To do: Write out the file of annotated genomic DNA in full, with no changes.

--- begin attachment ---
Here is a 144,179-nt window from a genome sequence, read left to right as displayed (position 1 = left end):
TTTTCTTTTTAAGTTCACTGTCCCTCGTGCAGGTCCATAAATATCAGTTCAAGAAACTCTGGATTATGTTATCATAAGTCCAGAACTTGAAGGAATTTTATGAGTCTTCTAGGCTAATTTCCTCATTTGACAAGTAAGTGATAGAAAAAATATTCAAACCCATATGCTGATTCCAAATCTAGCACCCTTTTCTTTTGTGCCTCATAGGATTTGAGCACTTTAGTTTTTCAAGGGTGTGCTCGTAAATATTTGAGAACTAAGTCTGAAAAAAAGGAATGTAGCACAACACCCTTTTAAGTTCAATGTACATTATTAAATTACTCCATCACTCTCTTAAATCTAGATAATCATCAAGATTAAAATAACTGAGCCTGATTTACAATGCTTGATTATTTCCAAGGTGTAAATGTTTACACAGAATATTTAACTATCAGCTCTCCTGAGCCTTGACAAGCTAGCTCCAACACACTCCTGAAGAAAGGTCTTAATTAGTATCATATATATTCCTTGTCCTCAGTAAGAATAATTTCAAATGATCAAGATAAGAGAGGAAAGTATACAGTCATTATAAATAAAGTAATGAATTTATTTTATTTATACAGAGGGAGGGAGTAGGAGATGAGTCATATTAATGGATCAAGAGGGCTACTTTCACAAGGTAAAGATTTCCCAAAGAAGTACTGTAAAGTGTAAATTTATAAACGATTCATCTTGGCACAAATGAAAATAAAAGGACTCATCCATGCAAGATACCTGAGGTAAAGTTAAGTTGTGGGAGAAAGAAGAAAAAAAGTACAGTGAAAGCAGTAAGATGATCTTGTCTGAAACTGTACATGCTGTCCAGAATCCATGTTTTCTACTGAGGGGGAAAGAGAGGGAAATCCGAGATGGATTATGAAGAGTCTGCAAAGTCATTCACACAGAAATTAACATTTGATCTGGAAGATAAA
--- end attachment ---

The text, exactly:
Here is a 144,179-nt window from a genome sequence, read left to right as displayed (position 1 = left end):
TTTTCTTTTTAAGTTCACTGTCCCTCGTGCAGGTCCATAAATATCAGTTCAAGAAACTCTGGATTATGTTATCATAAGTCCAGAACTTGAAGGAATTTTATGAGTCTTCTAGGCTAATTTCCTCATTTGACAAGTAAGTGATAGAAAAAATATTCAAACCCATATGCTGATTCCAAATCTAGCACCCTTTTCTTTTGTGCCTCATAGGATTTGAGCACTTTAGTTTTTCAAGGGTGTGCTCGTAAATATTTGAGAACTAAGTCTGAAAAAAAGGAATGTAGCACAACACCCTTTTAAGTTCAATGTACATTATTAAATTACTCCATCACTCTCTTAAATCTAGATAATCATCAAGATTAAAATAACTGAGCCTGATTTACAATGCTTGATTATTTCCAAGGTGTAAATGTTTACACAGAATATTTAACTATCAGCTCTCCTGAGCCTTGACAAGCTAGCTCCAACACACTCCTGAAGAAAGGTCTTAATTAGTATCATATATATTCCTTGTCCTCAGTAAGAATAATTTCAAATGATCAAGATAAGAGAGGAAAGTATACAGTCATTATAAATAAAGTAATGAATTTATTTTATTTATACAGAGGGAGGGAGTAGGAGATGAGTCATATTAATGGATCAAGAGGGCTACTTTCACAAGGTAAAGATTTCCCAAAGAAGTACTGTAAAGTGTAAATTTATAAACGATTCATCTTGGCACAAATGAAAATAAAAGGACTCATCCATGCAAGATACCTGAGGTAAAGTTAAGTTGTGGGAGAAAGAAGAAAAAAAGTACAGTGAAAGCAGTAAGATGATCTTGTCTGAAACTGTACATGCTGTCCAGAATCCATGTTTTCTACTGAGGGGGAAAGAGAGGGAAATCCGAGATGGATTATGAAGAGTCTGCAAAGTCATTCACACAGAAATTAACATTTGATCTGGAAGATAAA